Increasing awareness about alcohol use disorders is an integral part of promoting safe drinking habits, recovery, and sobriety. While alcoholism affects millions of people throughout the United States, there are also millions who are thriving in long-term recovery. Improving education, sharing your story, and supporting addiction treatment are just a few ways that you can be proactive in raising awareness. In 1989, the National Council on Alcohol and Drug Dependence (NCADD) designated the month of April as Alcohol Awareness Month.
There are multiple ways that you can participate in this annual initiative to raise awareness, increase understanding, and reduce stigmas. It is important that people young and old recognize the dangers of drinking and how it affects the body and mind. It is also critical to promote addiction treatment for those who may have an alcohol use disorder and support them in their recovery efforts. Alcoholism is not a dead-end street; recovery is possible and people can go on to live exciting, fulfilling lives in sobriety.
How You Can Help Raise Awareness
Everyone can play a part in increasing awareness and reducing stigmas surrounding alcoholism. Whether you are in recovery yourself, have a loved one in treatment or recovery, or are simply passionate about the cause, your voice is important. Here are a few ways that you can make a positive difference:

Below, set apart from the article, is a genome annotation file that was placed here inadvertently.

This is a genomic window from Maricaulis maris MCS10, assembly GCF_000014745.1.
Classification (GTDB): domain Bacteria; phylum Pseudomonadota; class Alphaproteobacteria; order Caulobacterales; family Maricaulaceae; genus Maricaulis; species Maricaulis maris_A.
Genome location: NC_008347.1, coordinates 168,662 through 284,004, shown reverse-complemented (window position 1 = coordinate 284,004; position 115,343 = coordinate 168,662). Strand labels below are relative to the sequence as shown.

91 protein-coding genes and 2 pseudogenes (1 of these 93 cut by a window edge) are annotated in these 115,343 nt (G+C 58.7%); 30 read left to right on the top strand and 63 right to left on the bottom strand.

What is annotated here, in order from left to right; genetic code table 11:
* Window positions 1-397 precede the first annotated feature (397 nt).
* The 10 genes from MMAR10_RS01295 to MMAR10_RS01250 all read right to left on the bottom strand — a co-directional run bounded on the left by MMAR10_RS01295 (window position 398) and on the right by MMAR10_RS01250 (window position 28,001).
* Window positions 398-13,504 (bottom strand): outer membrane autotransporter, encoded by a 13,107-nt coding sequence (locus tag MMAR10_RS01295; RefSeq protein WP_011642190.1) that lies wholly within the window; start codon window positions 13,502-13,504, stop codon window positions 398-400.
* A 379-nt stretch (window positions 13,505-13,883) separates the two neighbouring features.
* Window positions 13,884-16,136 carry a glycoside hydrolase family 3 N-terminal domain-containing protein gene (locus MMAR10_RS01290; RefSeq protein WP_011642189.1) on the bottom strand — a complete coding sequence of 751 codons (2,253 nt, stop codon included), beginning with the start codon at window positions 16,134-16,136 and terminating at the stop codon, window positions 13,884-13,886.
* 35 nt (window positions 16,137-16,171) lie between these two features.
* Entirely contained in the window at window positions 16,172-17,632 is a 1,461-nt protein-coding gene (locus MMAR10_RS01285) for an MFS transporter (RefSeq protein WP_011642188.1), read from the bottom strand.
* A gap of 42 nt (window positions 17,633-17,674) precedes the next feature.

- Start with yourself. Be conscientious about your own thoughts, beliefs, and attitude regarding drinking and addiction. Read up on the negative impact drinking can have on your body, mind, health, finances, relationships, and more. Make it a point to be aware of how much and how often you drink, why you drink, and how it affects your life. Also consider the ways in which you talk about alcohol and alcoholism; what impression are you giving?
- Talk to your family. Breaking down stigmas and raising awareness starts in your own home. It’s never too early to begin educating your children about making healthy choices, dealing with stress in constructive ways, and learning how to say no. Use books, movies, news stories, and community outings to initiate conversation. Teach them about the dangerous effects drinking can have as well.
- Share your story. There are so many ways to do this: write a blog, write a guest post for the newspaper, speak up when you hear someone sharing misinformation, or be a source of support for someone struggling with addiction or making strides in recovery. Whether you’re speaking to one person or a thousand people, your story matters. You never know whose life you’ll touch.
- Attend community events. Show your support by participating in alcohol awareness or addiction recovery events in your community. Join forces with others who are also fighting for the same cause and learn even more as you go along. Networking can go a long way, as can being visible in showing support for a cause.
- Host an event. If you’re feeling motivated or inspired, host your own awareness event. Perhaps you could offer to speak at a school, community organization, or other outreach effort. Talk to others and share your ideas to create a more robust activity.
- Seek treatment. Set a positive example and show that treatment does work and recovery is possible by seeking help if you’re struggling with an alcohol use disorder. Or, encourage a loved one to enter treatment and make their well-being a priority.
Crossroads supports clients and their families in creating a sustainable lifestyle in recovery, rebuilding relationships, improving communication, and establishing healthier routines. Through a variety of treatment programs and support groups, family can begin the healing process, overcome addiction, and reduce risk of relapse.